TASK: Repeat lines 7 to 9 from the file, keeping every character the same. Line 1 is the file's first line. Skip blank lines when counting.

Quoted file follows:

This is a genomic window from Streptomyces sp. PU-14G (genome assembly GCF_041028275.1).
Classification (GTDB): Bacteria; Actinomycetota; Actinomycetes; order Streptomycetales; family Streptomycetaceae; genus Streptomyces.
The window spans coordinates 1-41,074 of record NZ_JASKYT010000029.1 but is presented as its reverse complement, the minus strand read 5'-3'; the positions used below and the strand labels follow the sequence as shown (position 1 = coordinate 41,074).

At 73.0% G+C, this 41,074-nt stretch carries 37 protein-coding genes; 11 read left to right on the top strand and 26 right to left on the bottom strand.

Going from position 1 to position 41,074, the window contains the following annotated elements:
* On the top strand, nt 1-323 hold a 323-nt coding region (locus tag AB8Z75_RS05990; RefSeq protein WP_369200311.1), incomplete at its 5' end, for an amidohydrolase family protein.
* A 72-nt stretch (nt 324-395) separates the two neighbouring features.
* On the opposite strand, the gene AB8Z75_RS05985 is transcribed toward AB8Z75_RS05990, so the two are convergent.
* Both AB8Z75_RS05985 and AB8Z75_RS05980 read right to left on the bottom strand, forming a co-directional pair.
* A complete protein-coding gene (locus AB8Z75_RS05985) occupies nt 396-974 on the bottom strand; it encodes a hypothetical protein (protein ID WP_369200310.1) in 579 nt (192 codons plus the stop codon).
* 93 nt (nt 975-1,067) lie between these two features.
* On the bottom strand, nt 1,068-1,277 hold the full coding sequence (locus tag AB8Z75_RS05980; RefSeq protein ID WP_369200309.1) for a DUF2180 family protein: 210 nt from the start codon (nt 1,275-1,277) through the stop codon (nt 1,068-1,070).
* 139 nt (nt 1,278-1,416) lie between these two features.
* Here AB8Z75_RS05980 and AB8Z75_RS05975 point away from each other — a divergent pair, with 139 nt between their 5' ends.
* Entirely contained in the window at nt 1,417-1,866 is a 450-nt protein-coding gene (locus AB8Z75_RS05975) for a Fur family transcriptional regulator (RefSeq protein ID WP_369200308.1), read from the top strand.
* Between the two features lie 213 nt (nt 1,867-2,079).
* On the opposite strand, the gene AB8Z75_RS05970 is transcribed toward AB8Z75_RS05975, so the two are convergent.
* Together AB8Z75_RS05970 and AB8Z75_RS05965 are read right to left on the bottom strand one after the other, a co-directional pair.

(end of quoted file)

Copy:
* A 72-nt stretch (nt 324-395) separates the two neighbouring features.
* On the opposite strand, the gene AB8Z75_RS05985 is transcribed toward AB8Z75_RS05990, so the two are convergent.
* Both AB8Z75_RS05985 and AB8Z75_RS05980 read right to left on the bottom strand, forming a co-directional pair.